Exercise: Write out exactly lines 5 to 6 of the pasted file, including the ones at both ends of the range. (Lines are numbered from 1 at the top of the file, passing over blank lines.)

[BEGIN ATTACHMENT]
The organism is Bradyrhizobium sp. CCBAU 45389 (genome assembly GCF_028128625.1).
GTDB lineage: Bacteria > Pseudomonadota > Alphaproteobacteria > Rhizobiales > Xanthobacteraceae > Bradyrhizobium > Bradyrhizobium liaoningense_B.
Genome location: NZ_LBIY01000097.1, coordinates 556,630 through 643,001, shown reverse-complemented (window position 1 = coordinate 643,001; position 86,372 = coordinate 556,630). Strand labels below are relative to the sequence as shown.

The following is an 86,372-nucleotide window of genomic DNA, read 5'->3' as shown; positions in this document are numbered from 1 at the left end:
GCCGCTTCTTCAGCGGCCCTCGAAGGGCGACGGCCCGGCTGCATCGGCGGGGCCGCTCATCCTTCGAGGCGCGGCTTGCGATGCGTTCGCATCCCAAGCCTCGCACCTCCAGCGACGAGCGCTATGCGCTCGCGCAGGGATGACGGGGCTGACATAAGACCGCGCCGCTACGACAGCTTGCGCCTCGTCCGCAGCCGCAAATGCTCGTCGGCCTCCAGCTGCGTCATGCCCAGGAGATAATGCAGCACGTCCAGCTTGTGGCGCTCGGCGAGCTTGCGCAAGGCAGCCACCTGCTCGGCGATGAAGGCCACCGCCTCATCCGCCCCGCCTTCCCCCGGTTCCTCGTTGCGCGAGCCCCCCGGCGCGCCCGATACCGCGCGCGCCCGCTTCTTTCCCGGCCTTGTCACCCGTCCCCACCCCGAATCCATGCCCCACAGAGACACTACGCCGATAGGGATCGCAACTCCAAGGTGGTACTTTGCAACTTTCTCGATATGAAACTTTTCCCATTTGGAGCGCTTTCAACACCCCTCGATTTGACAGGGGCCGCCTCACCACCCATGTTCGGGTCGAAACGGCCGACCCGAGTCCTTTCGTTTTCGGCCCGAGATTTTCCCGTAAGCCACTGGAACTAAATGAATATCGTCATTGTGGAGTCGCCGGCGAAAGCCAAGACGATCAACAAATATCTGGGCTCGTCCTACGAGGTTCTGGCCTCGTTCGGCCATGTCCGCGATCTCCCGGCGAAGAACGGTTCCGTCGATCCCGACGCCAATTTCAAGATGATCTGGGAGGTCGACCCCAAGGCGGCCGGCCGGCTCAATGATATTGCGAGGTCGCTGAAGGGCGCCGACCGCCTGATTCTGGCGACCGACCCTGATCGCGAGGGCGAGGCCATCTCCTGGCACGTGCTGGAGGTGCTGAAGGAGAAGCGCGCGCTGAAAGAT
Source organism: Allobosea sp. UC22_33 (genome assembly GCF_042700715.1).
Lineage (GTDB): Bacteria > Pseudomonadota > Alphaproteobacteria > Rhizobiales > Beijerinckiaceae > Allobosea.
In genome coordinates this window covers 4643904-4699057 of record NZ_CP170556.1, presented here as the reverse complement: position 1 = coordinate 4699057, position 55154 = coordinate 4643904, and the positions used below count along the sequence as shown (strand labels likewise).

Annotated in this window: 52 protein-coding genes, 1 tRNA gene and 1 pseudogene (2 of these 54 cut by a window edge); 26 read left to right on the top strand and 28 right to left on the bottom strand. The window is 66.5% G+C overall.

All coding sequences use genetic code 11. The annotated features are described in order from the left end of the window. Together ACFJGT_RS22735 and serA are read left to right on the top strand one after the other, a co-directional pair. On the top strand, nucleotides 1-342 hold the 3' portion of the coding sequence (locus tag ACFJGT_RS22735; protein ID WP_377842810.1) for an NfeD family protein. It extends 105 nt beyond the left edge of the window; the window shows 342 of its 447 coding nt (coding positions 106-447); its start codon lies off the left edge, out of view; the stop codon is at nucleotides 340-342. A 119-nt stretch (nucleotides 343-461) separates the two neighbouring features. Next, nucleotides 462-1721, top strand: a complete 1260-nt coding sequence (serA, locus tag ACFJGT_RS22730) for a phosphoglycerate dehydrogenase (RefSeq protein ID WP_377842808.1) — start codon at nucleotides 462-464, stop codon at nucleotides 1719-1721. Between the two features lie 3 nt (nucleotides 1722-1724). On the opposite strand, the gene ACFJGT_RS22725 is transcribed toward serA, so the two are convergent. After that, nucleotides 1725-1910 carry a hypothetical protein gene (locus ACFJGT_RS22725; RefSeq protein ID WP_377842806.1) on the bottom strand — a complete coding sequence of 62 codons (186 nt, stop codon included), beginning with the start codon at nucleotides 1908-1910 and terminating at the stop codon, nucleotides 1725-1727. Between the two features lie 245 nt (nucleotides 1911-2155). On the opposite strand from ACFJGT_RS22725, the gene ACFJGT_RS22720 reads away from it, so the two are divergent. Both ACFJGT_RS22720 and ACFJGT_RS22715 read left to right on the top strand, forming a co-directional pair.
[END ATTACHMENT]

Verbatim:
GCCGCTTCTTCAGCGGCCCTCGAAGGGCGACGGCCCGGCTGCATCGGCGGGGCCGCTCATCCTTCGAGGCGCGGCTTGCGATGCGTTCGCATCCCAAGCCTCGCACCTCCAGCGACGAGCGCTATGCGCTCGCGCAGGGATGACGGGGCTGACATAAGACCGCGCCGCTACGACAGCTTGCGCCTCGTCCGCAGCCGCAAATGCTCGTCGGCCTCCAGCTGCGTCATGCCCAGGAGATAATGCAGCACGTCCAGCTTGTGGCGCTCGGCGAGCTTGCGCAAGGCAGCCACCTGCTCGGCGATGAAGGCCACCGCCTCATCCGCCCCGCCTTCCCCCGGTTCCTCGTTGCGCGAGCCCCCCGGCGCGCCCGATACCGCGCGCGCCCGCTTCTTTCCCGGCCTTGTCACCCGTCCCCACCCCGAATCCATGCCCCACAGAGACACTACGCCGATAGGGATCGCAACTCCAAGGTGGTACTTTGCAACTTTCTCGATATGAAACTTTTCCCATTTGGAGCGCTTTCAACACCCCTCGATTTGACAGGGGCCGCCTCACCACCCATGTTCGGGTCGAAACGGCCGACCCGAGTCCTTTCGTTTTCGGCCCGAGATTTTCCCGTAAGCCACTGGAACTAAATGAATATCGTCATTGTGGAGTCGCCGGCGAAAGCCAAGACGATCAACAAATATCTGGGCTCGTCCTACGAGGTTCTGGCCTCGTTCGGCCATGTCCGCGATCTCCCGGCGAAGAACGGTTCCGTCGATCCCGACGCCAATTTCAAGATGATCTGGGAGGTCGACCCCAAGGCGGCCGGCCGGCTCAATGATATTGCGAGGTCGCTGAAGGGCGCCGACCGCCTGATTCTGGCGACCGACCCTGATCGCGAGGGCGAGGCCATCTCCTGGCACGTGCTGGAGGTGCTGAAGGAGAAGCGCGCGCTGAAAGAT
Source organism: Allobosea sp. UC22_33 (genome assembly GCF_042700715.1).